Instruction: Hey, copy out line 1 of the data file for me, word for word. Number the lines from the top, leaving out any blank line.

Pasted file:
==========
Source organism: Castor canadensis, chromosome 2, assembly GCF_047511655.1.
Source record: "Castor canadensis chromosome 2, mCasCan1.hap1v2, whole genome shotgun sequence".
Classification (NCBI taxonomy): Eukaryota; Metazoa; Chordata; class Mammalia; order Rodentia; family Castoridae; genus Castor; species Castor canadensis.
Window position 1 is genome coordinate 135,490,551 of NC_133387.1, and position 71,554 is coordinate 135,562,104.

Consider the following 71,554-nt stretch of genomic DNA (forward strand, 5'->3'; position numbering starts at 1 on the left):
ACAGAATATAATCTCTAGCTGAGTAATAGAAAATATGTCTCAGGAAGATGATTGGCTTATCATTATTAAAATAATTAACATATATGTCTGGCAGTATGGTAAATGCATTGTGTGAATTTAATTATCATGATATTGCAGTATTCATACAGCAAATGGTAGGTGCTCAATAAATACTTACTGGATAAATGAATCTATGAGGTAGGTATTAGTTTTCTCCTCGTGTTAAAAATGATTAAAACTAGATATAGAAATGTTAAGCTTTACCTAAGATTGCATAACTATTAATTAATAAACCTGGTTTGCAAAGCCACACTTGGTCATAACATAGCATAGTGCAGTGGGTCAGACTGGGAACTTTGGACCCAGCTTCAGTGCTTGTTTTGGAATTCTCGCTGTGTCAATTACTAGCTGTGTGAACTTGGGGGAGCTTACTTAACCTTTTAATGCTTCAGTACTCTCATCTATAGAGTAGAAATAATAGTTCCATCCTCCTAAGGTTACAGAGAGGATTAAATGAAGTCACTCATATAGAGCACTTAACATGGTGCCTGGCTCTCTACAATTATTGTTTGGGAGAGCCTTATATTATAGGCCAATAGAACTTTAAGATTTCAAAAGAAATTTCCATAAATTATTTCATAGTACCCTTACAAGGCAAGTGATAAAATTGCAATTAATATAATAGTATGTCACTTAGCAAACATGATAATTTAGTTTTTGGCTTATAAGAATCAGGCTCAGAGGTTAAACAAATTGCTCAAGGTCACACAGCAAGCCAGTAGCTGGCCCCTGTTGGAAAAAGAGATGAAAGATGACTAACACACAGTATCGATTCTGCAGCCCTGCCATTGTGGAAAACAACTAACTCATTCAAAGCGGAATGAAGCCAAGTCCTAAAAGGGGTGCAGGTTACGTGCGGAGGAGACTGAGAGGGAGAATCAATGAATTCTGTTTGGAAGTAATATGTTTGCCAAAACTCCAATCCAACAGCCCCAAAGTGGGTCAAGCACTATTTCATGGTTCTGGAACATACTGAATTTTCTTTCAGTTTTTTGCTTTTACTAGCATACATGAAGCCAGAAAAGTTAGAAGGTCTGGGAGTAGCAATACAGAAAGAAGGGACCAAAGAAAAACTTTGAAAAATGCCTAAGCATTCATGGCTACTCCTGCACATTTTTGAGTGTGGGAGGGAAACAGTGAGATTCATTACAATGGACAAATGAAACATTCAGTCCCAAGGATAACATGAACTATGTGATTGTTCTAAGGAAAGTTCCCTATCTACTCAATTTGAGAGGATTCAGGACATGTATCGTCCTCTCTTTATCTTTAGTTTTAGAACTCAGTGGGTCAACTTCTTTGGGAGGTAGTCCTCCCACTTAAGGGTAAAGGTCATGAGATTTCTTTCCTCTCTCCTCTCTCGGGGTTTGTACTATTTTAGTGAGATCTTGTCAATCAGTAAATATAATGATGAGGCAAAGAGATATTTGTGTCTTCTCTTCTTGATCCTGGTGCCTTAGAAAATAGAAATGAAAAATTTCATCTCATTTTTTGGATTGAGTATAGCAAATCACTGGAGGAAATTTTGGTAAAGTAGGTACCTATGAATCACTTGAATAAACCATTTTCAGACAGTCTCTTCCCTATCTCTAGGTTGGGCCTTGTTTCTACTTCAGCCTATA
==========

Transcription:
Source organism: Castor canadensis, chromosome 2, assembly GCF_047511655.1.